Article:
Following on from my last experiment with Hugo, I decided to dabble in a different static site generator (SSG). This time, Eleventy. I've rebuilt another one of my golden oldies, Jaza's World, using it. And, similarly, source code is up on GitHub, and the site is hosted on Netlify. I'm pleased to say that Eleventy delivered in the areas where Hugo disappointed me most, although there were things about Hugo that I missed.
First and foremost, Eleventy allows virtually all the custom code you might need. This is in stark contrast to Hugo, with which my biggest gripe was its lack of support for any custom code whatsoever, except for template code. The most basic code hook that Eleventy supports – filters – will get you pretty far: I whipped up some filters for date formatting, for array slicing, for getting parent pages, and for getting subsets of tags. Eleventy's custom collections are also handy: for example, I defined a collection for my nav menu items. I didn't find myself needing to write any Eleventy plugins of my own, but my understanding is that you have access to the same Eleventy API methods in a plugin, as you do in a regular site-level
One of Eleventy's most powerful features is its pagination. It's implemented as a "core plugin" (
Pagination.js is the only file in Eleventy core's
Plugins directory), but it probably makes sense to just think of it as a core feature, period. Its main use case is, unsurprisingly, for paging a list of content. That is, for generating
/articles/page/99/, and so on. But it can handle any arbitrary list of data, it doesn't have to be "page content". And it can generate pages based on any permalink pattern, which you can set to not even include a "page number" at all. In this way, Eleventy can generate pages "dynamically" from data! Jaza's World doesn't have a monthly archive, but I could have created one using Eleventy pagination in this way (whereas a dynamically-generated monthly archive is currently impossible in Hugo, so I resorted to just manually defining a page for each month).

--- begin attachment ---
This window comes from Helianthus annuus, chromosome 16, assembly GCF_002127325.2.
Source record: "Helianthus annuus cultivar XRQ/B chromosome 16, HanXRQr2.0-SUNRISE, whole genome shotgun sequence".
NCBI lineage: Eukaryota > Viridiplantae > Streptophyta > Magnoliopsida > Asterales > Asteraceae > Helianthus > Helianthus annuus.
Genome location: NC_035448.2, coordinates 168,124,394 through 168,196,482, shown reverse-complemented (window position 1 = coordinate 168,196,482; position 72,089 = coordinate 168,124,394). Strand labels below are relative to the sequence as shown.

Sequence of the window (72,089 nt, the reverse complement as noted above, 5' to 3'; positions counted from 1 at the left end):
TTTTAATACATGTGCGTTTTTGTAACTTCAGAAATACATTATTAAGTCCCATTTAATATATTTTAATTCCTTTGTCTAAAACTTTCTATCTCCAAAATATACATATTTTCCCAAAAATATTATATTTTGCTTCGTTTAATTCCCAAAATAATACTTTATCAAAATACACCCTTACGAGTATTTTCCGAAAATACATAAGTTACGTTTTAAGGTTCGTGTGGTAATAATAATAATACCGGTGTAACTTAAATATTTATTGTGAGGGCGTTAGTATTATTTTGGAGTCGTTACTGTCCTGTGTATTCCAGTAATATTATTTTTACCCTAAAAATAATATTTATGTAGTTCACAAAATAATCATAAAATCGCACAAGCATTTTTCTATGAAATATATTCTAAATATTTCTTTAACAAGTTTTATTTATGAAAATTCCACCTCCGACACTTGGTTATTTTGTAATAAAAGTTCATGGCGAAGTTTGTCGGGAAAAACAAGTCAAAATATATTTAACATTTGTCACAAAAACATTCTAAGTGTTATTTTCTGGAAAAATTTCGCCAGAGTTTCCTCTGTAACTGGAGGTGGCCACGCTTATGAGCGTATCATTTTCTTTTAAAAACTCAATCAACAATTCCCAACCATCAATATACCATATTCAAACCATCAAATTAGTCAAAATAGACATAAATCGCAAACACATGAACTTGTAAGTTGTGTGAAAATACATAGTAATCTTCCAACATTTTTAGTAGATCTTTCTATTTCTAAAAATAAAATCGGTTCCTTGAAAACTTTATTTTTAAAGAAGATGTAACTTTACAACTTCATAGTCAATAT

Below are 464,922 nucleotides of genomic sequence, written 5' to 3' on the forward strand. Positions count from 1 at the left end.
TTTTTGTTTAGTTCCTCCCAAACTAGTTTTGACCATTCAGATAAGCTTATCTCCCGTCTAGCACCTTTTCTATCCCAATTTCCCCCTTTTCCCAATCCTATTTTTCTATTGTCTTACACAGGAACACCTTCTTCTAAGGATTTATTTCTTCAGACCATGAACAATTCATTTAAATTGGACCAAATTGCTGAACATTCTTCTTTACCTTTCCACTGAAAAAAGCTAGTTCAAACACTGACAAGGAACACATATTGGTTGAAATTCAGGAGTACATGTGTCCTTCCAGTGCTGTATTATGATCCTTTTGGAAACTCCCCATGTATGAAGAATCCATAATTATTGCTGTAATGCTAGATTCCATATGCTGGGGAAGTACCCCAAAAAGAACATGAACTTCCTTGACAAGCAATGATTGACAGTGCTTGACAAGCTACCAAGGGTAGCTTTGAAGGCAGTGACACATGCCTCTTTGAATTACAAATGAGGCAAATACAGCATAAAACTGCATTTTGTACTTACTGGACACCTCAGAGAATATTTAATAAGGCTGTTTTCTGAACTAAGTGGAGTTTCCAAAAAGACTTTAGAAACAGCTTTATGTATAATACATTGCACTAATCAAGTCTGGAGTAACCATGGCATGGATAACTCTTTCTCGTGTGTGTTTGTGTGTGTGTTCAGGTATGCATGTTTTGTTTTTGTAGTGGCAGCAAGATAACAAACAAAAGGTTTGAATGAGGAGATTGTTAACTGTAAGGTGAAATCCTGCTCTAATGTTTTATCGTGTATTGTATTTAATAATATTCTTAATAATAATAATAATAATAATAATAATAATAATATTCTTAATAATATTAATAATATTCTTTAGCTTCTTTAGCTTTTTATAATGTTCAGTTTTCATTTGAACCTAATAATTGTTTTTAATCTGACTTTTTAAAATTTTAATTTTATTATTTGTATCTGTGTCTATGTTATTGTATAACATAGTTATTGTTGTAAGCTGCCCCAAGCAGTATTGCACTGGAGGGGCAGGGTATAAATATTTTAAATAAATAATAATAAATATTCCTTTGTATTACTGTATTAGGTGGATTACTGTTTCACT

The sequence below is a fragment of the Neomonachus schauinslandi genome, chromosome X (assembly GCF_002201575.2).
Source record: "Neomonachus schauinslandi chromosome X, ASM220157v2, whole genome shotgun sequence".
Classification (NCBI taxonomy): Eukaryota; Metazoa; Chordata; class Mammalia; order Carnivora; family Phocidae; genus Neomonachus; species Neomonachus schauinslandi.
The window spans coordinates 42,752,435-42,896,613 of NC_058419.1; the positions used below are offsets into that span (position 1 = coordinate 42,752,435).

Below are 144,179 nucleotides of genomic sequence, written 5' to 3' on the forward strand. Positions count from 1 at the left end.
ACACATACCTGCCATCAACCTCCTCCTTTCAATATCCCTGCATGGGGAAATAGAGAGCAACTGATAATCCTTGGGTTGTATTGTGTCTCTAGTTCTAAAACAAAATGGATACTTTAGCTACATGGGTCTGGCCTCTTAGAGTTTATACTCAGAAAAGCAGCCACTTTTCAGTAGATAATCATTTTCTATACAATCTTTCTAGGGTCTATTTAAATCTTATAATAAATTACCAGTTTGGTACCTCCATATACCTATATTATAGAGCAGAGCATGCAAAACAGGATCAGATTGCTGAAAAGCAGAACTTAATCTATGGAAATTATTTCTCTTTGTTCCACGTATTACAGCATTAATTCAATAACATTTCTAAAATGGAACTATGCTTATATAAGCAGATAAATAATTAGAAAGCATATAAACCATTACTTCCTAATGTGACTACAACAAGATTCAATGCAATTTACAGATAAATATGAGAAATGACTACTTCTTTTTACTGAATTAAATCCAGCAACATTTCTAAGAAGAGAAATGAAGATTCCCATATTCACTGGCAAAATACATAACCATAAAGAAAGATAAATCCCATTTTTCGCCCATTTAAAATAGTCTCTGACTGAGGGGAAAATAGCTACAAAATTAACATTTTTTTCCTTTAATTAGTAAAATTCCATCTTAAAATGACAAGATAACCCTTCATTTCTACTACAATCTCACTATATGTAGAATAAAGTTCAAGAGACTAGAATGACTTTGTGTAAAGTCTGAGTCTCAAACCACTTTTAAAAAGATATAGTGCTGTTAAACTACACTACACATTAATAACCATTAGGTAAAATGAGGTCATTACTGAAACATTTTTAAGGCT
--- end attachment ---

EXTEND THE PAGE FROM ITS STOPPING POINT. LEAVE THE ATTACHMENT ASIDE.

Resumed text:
Eleventy's pagination still has a few rough edges. In particular, it doesn't (really) currently support "double pagination". That is,
/section-foo/parent-bar-generated-by-pagination/child-baz-also-generated-by-pagination/ (although it's the same issue even if
parent-bar is generated just by a permalink pattern, without using pagination at that parent level). And I kind of needed that feature, like, badly, for the Gallery section of Jaza's World. So I added support for this to Eleventy myself, by way of letting the pagination key be determined dynamically based on a callback function. As of the time of writing, that PR is still pending review (and so for now, on Jaza's World, I'm running a branch build of Eleventy that contains my change). Hopefully it will get in soon, in which case the enhancement request for double pagination (which is currently one of three "pinned" issues in the Eleventy issue tracker) should be able to be considered fulfilled.
Eleventy has come a long way in a short time, but nevertheless, I don't feel that it's worthy yet of being called a really solid tool. Hugo is certainly a more mature piece of software, and a more mature community. In particular, Eleventy feels like a one-man show (Hugo suffers from this too, but it seems to have developed a slightly better contributor base). Kudos to zachleat for all the amazing work he has done and continues to do, but for Eleventy to be sustainable long-term, it needs more of a team.
With Jaza's World, I played around with Eleventy a fair bit, and got a real site built and deployed. But there's more I could do. I didn't bother moving any of my custom code into their own files, nor into separate plugins, I just left them in
.eleventy.js. I also didn't bother writing JS unit tests – for a more serious project, what I'd really like to do, is to have tests that run in a CI pipeline (ideally in GitHub Actions), and to only kick off a Netlify deployment once there's a green build (rather than the usual setup of Netlify deploying as soon as the master branch in GitHub is updated).
Site building in Eleventy has been fun, I reckon I'll be doing more of it!